What is your view on the future energy mix in the country? What should be the key focus areas for achieving the desired energy mix?
In charting the trajectory of India’s future energy mix, several key focus areas emerge as pivotal to achieving the desired balance. Foremost among these is the imperative of seamlessly integrating variable renewable sources into the grid, a challenge that underscores the critical role of innovative storage solutions. This endeavour is intrinsically linked to the second focus area, which entails embracing technologies such as battery storage and pumped storage plants to facilitate adaptable and resilient energy generation. Another critical facet is the optimisation of energy consumption across sectors through efficient practices. By enhancing energy efficiency, we not only contribute to our sustainability goals but also optimise resource utilisation. Moreover, the development of robust and agile smart grid infrastructure is essential to accommodate the dynamic shifts in energy patterns that the future holds.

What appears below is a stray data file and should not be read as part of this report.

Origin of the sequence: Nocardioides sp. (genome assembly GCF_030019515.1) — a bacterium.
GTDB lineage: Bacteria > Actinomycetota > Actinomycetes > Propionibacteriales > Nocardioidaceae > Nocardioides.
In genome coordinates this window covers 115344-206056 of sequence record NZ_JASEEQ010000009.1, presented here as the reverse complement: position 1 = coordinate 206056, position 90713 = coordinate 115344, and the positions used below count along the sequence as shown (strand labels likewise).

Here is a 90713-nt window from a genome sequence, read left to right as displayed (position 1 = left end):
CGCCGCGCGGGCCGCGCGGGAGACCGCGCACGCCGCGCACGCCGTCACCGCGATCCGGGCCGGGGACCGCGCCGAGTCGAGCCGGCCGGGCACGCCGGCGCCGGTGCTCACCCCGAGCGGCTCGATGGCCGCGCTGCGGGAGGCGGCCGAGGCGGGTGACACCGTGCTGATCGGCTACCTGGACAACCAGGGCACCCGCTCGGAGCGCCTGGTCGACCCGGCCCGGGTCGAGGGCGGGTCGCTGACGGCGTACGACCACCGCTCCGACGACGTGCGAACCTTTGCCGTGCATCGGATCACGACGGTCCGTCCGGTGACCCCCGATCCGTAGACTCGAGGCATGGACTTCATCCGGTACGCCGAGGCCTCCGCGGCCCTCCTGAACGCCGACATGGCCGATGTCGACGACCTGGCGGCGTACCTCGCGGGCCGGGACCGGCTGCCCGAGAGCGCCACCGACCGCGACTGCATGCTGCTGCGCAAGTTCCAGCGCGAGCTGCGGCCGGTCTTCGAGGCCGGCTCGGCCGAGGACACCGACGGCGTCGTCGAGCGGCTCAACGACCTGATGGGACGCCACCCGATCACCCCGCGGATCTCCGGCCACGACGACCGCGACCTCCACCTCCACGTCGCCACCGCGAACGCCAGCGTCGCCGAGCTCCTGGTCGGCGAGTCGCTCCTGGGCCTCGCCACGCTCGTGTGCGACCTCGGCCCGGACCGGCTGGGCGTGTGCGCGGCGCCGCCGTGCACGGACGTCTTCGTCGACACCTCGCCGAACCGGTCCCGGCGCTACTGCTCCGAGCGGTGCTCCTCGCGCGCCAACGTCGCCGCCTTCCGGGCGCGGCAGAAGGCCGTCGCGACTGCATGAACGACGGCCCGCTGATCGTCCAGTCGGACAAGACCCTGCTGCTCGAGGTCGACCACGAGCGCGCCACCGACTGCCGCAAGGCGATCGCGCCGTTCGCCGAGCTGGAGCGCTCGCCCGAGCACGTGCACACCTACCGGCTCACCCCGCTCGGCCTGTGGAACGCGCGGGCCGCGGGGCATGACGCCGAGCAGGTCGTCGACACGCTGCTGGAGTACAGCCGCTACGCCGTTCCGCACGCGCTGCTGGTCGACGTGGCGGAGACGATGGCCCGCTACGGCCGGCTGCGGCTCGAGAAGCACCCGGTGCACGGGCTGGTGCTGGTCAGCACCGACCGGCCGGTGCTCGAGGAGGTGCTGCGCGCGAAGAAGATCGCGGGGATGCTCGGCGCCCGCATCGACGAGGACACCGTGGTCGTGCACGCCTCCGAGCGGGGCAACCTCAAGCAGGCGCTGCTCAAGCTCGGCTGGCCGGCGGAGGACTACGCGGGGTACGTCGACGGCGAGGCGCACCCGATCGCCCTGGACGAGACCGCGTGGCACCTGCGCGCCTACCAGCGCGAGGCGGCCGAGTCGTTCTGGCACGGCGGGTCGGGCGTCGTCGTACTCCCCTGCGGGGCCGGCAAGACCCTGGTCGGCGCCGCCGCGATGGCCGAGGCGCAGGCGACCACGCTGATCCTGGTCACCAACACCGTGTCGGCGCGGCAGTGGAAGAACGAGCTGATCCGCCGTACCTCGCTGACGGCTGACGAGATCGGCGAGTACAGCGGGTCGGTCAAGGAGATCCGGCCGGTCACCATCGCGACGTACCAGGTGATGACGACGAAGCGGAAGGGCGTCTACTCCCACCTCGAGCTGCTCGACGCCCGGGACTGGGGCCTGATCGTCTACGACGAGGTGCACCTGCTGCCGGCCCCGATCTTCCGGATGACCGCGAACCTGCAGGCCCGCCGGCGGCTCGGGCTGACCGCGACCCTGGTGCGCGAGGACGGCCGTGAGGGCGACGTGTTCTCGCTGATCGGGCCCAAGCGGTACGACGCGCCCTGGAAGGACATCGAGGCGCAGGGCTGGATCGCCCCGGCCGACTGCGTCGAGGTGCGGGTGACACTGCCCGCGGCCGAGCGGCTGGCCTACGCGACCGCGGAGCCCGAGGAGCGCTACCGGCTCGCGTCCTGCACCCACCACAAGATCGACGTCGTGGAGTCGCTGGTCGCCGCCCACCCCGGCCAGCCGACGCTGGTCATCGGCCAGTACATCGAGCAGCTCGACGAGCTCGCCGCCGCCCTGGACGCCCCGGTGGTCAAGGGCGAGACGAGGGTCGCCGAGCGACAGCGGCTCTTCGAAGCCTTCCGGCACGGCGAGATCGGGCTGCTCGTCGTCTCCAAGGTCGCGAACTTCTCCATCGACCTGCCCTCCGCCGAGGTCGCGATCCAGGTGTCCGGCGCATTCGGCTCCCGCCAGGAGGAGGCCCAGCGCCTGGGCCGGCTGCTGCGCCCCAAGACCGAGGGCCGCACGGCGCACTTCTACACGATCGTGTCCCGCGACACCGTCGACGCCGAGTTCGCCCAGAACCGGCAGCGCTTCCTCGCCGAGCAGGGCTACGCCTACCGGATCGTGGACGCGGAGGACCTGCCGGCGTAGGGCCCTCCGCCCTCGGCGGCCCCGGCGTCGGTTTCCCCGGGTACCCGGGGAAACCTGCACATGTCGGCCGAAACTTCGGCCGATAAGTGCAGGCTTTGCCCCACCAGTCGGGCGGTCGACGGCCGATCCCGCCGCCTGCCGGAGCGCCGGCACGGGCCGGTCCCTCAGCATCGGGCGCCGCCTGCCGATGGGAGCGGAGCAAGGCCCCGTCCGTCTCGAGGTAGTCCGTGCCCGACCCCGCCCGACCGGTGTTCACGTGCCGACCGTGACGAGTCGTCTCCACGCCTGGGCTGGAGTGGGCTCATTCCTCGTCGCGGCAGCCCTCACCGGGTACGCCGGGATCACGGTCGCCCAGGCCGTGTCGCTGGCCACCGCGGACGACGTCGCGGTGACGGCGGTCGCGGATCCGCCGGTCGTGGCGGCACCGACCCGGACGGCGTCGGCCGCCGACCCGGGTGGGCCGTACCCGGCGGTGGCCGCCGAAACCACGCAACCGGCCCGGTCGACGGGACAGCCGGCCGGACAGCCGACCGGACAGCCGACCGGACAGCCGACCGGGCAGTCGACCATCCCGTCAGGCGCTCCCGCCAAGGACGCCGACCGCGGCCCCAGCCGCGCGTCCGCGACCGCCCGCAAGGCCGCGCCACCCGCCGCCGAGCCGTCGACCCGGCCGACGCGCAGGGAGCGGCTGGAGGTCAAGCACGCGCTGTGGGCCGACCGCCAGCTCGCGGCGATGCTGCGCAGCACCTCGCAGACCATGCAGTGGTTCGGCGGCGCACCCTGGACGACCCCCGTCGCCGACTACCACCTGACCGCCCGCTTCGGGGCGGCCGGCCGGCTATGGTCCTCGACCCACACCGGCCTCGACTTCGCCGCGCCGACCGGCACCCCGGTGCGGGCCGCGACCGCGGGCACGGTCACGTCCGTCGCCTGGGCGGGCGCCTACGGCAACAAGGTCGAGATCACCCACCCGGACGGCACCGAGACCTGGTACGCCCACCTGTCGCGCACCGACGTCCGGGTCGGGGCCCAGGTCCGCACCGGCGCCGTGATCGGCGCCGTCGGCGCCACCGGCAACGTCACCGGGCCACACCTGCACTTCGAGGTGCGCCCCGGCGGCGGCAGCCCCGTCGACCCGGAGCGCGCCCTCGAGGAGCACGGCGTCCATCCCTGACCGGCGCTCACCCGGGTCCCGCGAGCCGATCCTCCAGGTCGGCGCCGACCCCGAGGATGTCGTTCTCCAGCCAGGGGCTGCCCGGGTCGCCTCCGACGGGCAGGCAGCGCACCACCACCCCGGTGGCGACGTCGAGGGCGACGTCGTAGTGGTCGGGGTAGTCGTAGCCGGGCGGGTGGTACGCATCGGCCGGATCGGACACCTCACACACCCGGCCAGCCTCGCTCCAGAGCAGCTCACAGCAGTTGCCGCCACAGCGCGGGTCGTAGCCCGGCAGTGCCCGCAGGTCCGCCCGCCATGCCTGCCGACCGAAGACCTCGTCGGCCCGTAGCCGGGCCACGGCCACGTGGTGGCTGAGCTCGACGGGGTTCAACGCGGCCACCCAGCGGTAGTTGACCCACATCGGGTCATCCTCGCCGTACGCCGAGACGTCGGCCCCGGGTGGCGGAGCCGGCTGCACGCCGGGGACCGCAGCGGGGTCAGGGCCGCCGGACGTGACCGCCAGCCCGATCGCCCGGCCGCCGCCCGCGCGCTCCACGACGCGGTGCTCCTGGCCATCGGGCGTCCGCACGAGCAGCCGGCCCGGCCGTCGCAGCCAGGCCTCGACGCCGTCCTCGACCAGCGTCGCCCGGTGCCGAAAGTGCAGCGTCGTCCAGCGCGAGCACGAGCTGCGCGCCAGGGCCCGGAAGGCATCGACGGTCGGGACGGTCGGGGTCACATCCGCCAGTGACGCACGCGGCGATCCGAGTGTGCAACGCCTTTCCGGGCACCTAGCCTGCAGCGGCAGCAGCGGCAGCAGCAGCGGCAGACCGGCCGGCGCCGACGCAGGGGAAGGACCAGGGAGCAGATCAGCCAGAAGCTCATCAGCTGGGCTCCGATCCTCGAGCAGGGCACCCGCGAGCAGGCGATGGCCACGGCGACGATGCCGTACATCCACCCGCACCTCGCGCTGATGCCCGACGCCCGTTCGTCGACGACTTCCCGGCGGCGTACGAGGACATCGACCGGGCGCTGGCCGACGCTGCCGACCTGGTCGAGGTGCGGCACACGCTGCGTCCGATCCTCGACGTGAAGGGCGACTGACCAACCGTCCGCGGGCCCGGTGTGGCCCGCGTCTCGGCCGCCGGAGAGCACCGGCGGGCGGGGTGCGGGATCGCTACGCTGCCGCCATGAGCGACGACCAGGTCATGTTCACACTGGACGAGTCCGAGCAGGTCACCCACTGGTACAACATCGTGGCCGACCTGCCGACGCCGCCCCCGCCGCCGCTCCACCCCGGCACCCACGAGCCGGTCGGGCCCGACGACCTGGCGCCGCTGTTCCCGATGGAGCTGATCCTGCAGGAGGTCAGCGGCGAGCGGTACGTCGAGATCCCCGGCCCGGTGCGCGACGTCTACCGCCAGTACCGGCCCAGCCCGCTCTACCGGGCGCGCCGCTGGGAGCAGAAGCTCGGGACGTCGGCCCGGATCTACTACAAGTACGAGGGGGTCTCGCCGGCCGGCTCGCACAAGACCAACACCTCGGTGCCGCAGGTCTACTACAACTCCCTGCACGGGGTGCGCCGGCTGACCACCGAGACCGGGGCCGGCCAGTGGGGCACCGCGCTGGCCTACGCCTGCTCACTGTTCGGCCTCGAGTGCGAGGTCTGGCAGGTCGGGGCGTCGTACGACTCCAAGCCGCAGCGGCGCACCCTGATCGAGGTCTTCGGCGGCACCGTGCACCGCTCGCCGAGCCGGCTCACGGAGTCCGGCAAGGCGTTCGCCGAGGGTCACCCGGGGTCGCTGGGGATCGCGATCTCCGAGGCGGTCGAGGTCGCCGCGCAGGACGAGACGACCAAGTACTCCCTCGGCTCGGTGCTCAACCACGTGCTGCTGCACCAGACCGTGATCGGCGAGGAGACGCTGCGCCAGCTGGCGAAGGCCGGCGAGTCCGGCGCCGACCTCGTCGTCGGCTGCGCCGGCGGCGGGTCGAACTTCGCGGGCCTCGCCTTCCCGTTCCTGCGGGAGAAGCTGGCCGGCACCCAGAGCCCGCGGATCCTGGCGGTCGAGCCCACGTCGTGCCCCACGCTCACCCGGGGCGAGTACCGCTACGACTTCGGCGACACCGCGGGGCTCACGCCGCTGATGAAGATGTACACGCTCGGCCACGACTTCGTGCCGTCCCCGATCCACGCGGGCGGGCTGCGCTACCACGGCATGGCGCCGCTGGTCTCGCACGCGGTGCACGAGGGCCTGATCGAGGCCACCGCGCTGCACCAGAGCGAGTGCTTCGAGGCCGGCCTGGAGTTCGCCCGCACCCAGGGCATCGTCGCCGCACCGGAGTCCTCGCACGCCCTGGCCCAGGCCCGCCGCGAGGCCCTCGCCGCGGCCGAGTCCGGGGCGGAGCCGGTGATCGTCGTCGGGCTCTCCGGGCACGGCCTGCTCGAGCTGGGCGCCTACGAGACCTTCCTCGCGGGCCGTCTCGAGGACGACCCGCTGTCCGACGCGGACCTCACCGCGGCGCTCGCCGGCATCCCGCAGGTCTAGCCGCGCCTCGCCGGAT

The projected figures underscore the magnitude of our energy aspirations. With a peak electricity demand of 334.8 GW and an electrical energy requirement of 2,279.7 BUs anticipated for 2029-30, it is evident that comprehensive strategies are vital to meet these demands sustainably. The anticipated integration of green hydrogen production introduces an additional energy requirement of 250 BUs by 2030, necessitating a substantial ramp-up of renewable generation.
The Central Electricity Authority’s comprehensive energy demand and supply model reflects a transformative shift. Projections indicate a reduction in the share of coal from 73 per cent in 2022-23 to 55 per cent by 2030, as renewable sources surge from 12 per cent to 31 per cent in the electricity mix. With India’s solar and wind capacity and generation expected to quadruple by 2030 to reach 392 GW and 761 BUs respectively, our renewable journey has to be continuous and relentless. Furthermore, the report underscores the need for approximately 60 GW of storage capacity by 2030, encompassing both pumped hydro and battery storage. This robust storage infrastructure is essential to manage excess renewable generation and meet peak demand effectively.